Nonfiction > Henry Craik, ed. > English Prose > Vol. V. Nineteenth Century
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Henry Craik, ed.  English Prose.  1916.
Vol. V. Nineteenth Century
 
Nil desperandum
By Lord Beaconsfield (1804–1881)
 
From Sybil

AND thus I conclude the last page of a work which, though its form be light and unpretending, would yet aspire to suggest to its readers some considerations of a very opposite character. A year ago, I presumed to offer to the public some volumes that aimed at calling their attention to the state of our political parties; their origin, their history, their present position. In an age of political infidelity, of mean passions, and petty thoughts, I would have impressed upon the rising race not to despair, but to seek in a right understanding of the history of their country, and in the energies of heroic youth, the elements of national welfare. The present work advances another step in the same emprise. From the state of parties it would now draw public thought to the state of the people whom those parties for two centuries have governed. The comprehension and the cure of this greater theme depend upon the same agencies as the first; it is the past alone that can explain the present, and it is youth that alone can mould the remedial future. The written history of our country for the last ten reigns has been a mere phantasma, giving to the origin and consequence of public transactions a character and colour in every respect dissimilar to their natural form and hue. In this mighty mystery all thoughts and things have assumed an aspect and title contrary to their real quality and style: oligarchy has been called liberty, an exclusive priesthood has been christened a national church, sovereignty has been the title of something that has had no dominion, while absolute power has been wielded by those who profess themselves the servants of the people. In the selfish strife of factions, two great existences have been blotted out of the history of England, the monarch and the multitude, as the power of the crown has diminished, the privileges of the people have disappeared, till at length the sceptre has become a pageant, and its subject has degenerated again into a serf.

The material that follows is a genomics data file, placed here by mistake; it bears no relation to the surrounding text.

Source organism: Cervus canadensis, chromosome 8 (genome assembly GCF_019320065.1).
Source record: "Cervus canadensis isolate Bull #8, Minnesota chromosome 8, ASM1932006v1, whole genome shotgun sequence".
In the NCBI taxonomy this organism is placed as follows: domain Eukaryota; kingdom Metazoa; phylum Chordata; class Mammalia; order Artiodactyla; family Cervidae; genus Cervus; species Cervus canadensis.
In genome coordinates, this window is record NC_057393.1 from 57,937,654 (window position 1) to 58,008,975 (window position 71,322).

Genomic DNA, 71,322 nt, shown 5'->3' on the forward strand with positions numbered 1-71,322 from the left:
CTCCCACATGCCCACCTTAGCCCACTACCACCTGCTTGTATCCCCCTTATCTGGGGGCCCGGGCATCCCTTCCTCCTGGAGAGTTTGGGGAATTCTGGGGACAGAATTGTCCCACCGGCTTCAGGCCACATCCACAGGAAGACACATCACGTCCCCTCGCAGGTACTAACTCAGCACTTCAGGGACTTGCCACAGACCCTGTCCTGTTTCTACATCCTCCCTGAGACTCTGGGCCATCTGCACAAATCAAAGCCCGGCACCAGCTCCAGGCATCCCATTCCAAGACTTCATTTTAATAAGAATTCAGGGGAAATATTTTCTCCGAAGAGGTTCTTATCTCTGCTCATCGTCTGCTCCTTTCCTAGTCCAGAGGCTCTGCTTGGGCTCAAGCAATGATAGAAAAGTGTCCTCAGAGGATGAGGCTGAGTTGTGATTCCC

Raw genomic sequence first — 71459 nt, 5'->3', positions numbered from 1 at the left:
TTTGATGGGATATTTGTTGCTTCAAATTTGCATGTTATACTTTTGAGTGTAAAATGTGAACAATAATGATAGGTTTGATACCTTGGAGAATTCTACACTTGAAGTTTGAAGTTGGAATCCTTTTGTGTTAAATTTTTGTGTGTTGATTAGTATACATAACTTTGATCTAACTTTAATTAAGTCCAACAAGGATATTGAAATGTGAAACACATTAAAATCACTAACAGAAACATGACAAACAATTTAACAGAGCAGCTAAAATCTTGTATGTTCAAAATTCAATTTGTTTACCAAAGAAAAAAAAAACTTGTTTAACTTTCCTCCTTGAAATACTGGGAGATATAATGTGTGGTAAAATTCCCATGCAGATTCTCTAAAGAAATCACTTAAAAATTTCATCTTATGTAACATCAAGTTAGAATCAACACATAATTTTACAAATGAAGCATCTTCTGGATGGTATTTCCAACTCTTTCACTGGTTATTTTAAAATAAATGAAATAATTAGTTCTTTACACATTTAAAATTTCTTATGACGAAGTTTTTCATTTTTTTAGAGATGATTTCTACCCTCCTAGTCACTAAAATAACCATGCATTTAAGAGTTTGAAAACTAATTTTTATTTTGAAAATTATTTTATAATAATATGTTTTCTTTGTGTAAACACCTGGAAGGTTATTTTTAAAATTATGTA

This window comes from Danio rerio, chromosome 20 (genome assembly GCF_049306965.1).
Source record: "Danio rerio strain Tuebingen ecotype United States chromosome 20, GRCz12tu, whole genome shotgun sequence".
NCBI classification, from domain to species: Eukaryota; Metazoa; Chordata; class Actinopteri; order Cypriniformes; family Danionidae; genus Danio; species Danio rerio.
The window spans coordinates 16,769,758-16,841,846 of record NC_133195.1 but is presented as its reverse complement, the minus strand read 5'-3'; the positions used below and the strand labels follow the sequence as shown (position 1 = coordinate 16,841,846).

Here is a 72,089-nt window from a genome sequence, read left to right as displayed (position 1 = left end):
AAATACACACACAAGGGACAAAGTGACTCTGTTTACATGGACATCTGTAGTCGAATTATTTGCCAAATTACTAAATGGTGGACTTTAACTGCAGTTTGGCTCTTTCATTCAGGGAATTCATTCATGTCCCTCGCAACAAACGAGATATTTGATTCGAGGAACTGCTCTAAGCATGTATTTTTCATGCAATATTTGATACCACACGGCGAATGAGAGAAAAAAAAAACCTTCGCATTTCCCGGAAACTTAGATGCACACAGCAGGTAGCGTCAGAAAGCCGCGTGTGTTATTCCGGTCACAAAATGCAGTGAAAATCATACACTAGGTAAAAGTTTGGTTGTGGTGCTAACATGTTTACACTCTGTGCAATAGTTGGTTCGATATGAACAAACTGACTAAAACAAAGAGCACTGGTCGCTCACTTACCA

1
  It is nearly fourteen years ago, in the popular frenzy of a mean and selfish revolution which emancipated neither the crown nor the people, that I first took the occasion to intimate, and then to develop to the first assembly of my countrymen that I ever had the honour to address, these convictions. They have been misunderstood, as is ever for a season the fate of truth, and they have obtained for their promulgator much misrepresentation, as must ever be the lot of those who will not follow the beaten track of a fallacious custom. But time, that brings all things, has brought also to the mind of England some suspicion that the idols they have so long worshipped, and the oracles that have so long deluded them, are not the true ones. There is a whisper rising in this country that loyalty is not a phrase, faith not a delusion, and popular liberty something more diffusive and substantial than the profane exercise of the sacred rights of sovereignty by political classes.  2
  That we may live to see England once more possess a free monarchy, and a privileged and prosperous people, is my prayer; that these great consequences can only be brought about by the energy and devotion of our youth is my persuasion. We live in an age when to be young and to be indifferent can be no longer synonymous. We must prepare for the coming hour. The claims of the future are represented by suffering millions; and the youth of a nation are the trustees of posterity.  3
 
 
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